They stood there until the lighter reached the great ship that was waiting to take them across the water to a new world.

And when at last they were safely on board, and the lighters had gone back empty into the harbour, they stood on the wide deck of the ship, with their faces turned toward Ireland, until all they could see of it in the gathering dusk was a strip of dark blue against the eastern sky, with little lights in cottage windows twinkling from it like tiny stars.

Then they turned their faces toward the bright western sky.

Note 1. Copyright of this poem by Herbert Trench, held by John Lane.

Chapter Seventeen.

Twenty Years After.

In the middle of one of the busiest crossings in Chicago, there stands a big man in a blue uniform. His eyes are blue, and there are wrinkles in the corners of them, the marks of many smiles.

On his head is a blue cap, and under the edge of the cap you catch a glimpse of dark hair. There are bands of gold braid on his sleeve, and on his breast is a large silver star.

He is King of the Crossing. When he blows his whistle, all the street-cars and automobiles and carriages—even if it were the carriage of the Mayor himself—stop stock-still. Then he waves his white-gloved hands and the stream of people pours across the street.

If there is a very small boy among them, the King of the Crossing sometimes lays a big hand on his shoulder and goes with him to the curb. And he has been known to carry a small girl across on his shoulder and set her safely down on the other side.

When the people are all across, he goes back to the middle of the street once more, and blows twice on his little whistle.

Then all the wheels that have been standing as still as if they had gone to sleep suddenly wake up, and go rolling down the street, while those that have just been turning stop and wait while the big man helps more people over the crossing the other way.

All day long the King of the Crossing stands there, blowing his whistle, waving his white-gloved hands, and turning the stream of people up first one street, then the other.

Everybody minds him. If everybody didn’t, they might get run over and wake up in a hospital. Oh, he must be minded, the King of the Crossing, or nobody would be safe!

When the long day is over, he looks up the street and sees another big man coming. This man wears a blue uniform, too, and a silver star, and when the hands on the big clock at the corner point to five, he steps into the place of the King of the Crossing and reigns in his stead.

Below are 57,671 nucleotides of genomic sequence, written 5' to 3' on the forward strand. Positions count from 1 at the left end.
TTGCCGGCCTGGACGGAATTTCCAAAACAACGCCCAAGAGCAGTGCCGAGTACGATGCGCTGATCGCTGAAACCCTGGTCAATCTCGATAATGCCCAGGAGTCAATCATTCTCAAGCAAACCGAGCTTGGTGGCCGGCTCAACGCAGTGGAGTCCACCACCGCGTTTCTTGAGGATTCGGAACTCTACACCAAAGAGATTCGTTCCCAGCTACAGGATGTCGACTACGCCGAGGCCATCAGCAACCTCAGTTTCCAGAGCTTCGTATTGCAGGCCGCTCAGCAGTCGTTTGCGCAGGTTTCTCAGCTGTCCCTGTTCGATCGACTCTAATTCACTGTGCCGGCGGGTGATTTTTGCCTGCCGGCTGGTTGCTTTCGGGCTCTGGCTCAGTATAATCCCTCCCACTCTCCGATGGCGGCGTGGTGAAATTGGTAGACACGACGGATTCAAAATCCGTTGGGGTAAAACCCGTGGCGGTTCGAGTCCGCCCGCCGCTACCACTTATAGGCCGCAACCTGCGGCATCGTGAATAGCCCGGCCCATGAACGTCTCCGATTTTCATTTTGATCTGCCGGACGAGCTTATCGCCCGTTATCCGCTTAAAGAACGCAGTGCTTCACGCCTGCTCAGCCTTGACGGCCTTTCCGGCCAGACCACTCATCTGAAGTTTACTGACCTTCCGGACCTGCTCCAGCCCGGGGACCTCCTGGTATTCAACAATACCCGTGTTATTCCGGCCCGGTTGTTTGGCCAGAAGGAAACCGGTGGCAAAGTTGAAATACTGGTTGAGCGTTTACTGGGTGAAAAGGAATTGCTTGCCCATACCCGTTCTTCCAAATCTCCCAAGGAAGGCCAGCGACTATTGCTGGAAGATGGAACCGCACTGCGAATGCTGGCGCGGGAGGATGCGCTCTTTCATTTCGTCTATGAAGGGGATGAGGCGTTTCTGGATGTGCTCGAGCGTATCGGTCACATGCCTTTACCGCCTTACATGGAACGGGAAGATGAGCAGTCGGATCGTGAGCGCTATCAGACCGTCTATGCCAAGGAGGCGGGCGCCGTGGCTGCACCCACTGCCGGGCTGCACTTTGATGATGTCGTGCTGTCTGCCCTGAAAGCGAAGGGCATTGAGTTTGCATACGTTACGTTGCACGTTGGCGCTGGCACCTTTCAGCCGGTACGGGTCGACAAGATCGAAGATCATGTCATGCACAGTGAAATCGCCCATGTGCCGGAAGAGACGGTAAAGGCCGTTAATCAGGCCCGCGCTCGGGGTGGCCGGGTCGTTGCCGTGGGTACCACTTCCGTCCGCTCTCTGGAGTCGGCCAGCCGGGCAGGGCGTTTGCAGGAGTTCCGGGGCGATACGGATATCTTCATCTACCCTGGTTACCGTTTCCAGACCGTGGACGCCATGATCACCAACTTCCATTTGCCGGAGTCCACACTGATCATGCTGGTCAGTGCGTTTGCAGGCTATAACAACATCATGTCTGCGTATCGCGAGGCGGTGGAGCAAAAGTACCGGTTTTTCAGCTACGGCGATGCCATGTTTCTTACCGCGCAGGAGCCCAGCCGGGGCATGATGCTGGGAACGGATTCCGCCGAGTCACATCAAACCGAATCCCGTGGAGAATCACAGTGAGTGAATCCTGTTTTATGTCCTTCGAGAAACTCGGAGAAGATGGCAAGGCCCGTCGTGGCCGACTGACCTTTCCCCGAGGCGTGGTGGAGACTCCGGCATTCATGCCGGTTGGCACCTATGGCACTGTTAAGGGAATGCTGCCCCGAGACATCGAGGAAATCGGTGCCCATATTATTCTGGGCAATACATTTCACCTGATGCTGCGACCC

Then the King jumps on to the platform of a passing street-car, and by and by, when it has gone several miles, he jumps off again, and walks up the street to a little house that’s as neat as neat can be.

It stands back from the street in a little green yard. The house is painted white, and the front door is green. But he doesn’t go to the front door. He goes round by the sidewalk to the kitchen door, and there he doesn’t even knock.

He opens the door and walks right in. Through the open door comes the smell of something good cooking, and he sees a plump woman with blue eyes that have smile wrinkles in the corners, just like his own, and crinkly dark hair, just like his own, too, bending over the stove. She is just tasting the something that smells so good, with a spoon.

When she sees the big man in the door she tastes so quickly that she burns her tongue! But she can use it just the same even if it is burned.

She runs to the big man and says, “And is that yourself, now, Larry darling? Sure, I’m that glad to see you, I’ve scalded myself with the soup!”

The big man has just time to say, “Sure, Eileen, you were always a great one for burning yourself. Do you remember that day at Grannie Malone’s”—when out into the kitchen tumble a little Larry and a little Eileen, and a Baby. They have heard his voice, and they fall upon the King of the Crossing as if he weren’t a King at all—but just a plain ordinary Uncle.

They take off his cap and rumple his hair. They get into his pockets and find some peppermints there. And the Baby even tries to get the silver star off his breast to put into her mouth.

“Look at that now,” cries Uncle Larry. “Get along with you! Is it trying to take me off the Force, you are? Sure, that star was never intended by the City for you to cut your teeth on.”

“She’ll poison herself with the things she’s always after putting in her mouth,” cries the Mother. She seizes the Baby and sets her in a safe corner by herself, gives her a spoon and says, “There now—you can be cutting your teeth on that.”

And when the children have quite worn Uncle Larry out, he sits upon the floor, where they have him by this time, and runs his fingers through his hair, which is standing straight up, and says to the Mother, “Sure, Eileen, when you and I were children on the old sod, we were never such spalpeens as the likes of these! They have me destroyed entirely, and me the biggest policeman on the Force! Is it American they are, or Irish, I want to know?”